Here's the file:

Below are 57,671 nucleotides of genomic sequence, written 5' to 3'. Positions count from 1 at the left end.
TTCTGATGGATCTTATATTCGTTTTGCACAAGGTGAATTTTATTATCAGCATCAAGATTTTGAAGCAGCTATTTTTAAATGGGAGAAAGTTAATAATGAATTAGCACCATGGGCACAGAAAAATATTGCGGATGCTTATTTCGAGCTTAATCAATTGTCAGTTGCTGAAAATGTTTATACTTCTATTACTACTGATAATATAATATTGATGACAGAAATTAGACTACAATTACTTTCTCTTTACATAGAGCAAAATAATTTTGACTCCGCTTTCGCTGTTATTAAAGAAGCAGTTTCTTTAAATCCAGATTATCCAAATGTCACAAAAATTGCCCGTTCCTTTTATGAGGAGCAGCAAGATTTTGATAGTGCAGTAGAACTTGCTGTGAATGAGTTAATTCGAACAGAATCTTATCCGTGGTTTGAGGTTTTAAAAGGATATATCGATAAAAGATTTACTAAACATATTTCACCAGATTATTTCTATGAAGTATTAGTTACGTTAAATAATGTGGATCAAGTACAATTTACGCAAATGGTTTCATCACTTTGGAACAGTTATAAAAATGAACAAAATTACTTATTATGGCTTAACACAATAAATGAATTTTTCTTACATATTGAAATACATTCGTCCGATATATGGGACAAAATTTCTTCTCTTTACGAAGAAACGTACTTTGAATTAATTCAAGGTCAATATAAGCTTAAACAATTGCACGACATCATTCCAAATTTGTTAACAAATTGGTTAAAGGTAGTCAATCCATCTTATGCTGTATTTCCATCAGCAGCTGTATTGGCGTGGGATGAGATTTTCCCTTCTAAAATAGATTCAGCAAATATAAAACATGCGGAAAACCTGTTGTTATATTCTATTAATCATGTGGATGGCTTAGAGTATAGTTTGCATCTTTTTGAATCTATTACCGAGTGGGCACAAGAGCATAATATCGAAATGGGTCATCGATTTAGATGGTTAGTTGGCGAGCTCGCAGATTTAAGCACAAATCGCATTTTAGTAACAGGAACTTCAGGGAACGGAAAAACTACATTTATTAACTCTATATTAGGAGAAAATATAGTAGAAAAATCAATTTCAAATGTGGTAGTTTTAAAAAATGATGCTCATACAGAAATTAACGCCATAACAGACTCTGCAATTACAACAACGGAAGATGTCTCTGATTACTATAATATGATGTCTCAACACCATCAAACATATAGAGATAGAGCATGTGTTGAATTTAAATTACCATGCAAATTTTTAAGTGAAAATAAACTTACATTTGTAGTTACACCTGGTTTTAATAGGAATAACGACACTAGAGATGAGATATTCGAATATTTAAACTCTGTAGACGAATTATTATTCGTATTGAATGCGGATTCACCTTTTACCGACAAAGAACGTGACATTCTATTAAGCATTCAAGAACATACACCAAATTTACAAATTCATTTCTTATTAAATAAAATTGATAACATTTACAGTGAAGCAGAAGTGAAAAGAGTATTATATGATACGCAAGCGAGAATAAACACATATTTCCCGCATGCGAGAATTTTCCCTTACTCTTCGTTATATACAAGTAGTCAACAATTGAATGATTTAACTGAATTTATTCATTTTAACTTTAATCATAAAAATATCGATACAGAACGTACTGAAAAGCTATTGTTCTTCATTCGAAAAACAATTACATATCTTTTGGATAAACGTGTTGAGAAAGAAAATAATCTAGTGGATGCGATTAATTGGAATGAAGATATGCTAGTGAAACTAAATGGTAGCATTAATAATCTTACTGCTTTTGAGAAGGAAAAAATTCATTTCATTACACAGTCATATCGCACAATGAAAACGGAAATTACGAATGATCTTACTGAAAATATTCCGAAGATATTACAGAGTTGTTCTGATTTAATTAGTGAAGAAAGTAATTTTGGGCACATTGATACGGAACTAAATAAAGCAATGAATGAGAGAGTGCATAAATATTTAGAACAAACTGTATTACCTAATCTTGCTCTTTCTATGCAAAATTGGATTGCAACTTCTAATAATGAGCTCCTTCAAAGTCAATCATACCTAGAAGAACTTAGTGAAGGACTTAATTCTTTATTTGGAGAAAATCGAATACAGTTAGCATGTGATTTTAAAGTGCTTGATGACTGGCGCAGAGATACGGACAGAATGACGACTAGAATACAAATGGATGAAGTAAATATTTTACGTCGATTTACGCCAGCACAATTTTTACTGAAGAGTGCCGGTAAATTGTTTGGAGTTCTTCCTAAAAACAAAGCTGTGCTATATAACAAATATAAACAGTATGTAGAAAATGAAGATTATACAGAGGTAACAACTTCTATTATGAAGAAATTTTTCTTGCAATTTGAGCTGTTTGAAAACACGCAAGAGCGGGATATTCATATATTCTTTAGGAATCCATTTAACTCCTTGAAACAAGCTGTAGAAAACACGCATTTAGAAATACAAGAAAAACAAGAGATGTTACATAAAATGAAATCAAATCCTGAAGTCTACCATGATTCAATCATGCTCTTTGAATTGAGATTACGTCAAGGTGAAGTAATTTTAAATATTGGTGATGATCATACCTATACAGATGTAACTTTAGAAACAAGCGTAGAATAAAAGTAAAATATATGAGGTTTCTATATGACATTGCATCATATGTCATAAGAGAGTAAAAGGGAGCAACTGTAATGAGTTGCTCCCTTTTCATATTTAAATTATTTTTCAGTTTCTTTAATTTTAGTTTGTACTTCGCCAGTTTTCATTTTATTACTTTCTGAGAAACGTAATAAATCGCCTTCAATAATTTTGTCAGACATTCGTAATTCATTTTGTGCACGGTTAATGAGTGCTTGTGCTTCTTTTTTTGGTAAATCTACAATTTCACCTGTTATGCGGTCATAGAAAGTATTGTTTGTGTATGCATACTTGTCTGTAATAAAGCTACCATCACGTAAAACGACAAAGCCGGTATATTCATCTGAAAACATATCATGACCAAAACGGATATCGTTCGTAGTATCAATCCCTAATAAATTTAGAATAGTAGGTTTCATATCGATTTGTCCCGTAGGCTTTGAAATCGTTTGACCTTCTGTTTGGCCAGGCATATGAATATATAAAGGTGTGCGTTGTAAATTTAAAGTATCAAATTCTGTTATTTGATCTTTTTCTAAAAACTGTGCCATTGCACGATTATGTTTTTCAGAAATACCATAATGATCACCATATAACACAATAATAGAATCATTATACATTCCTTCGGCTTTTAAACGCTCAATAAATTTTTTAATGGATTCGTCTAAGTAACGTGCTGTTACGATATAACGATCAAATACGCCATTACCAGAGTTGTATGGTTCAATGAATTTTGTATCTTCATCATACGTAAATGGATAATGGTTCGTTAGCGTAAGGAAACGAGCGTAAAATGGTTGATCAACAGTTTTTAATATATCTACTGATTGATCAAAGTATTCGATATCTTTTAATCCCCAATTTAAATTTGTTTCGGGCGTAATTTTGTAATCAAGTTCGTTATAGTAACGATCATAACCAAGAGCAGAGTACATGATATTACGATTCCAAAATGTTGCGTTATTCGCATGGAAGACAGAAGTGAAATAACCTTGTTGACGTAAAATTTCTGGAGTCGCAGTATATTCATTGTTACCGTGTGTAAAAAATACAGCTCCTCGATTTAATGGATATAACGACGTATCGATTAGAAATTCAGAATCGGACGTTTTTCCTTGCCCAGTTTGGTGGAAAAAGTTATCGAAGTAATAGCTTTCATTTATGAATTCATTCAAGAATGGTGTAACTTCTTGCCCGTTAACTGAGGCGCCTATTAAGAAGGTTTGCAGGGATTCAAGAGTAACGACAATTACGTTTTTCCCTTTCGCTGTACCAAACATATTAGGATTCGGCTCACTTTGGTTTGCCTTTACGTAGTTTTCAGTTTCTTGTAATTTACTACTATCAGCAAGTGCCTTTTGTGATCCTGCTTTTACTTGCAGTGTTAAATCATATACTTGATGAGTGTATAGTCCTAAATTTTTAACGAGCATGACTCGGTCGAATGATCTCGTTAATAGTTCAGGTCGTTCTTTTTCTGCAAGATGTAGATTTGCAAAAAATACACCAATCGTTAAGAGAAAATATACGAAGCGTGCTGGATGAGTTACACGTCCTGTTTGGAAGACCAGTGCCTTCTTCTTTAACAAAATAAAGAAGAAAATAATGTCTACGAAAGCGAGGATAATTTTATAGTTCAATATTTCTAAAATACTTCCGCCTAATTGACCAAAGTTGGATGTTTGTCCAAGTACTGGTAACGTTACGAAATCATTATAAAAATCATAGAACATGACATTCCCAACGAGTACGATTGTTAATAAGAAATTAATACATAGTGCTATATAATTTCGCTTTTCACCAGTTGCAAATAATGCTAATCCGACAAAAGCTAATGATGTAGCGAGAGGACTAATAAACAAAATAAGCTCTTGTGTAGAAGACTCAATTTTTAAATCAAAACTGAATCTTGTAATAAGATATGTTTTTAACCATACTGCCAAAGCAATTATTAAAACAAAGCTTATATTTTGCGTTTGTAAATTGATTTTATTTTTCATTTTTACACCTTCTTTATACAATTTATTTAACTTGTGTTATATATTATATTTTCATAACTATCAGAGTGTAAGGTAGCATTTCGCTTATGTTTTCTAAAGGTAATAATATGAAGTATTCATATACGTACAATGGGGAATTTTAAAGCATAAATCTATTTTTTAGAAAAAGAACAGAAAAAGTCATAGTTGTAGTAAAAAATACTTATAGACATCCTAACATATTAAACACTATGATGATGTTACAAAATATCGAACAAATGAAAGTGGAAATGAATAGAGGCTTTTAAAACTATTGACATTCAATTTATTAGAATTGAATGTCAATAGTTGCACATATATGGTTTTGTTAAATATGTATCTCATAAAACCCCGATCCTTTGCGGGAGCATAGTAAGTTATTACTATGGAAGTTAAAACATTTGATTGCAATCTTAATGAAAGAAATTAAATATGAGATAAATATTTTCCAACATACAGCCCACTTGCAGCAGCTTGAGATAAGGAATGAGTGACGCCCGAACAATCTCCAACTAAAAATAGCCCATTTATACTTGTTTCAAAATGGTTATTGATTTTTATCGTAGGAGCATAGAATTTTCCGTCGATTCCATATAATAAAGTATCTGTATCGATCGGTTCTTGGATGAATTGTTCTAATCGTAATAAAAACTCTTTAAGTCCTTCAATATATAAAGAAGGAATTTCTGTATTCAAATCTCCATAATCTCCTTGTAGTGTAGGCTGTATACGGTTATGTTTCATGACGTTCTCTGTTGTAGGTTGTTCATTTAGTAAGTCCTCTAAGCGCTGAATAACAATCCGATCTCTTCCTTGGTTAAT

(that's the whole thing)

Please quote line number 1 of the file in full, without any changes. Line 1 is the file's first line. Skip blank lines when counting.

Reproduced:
Below are 57,671 nucleotides of genomic sequence, written 5' to 3'. Positions count from 1 at the left end.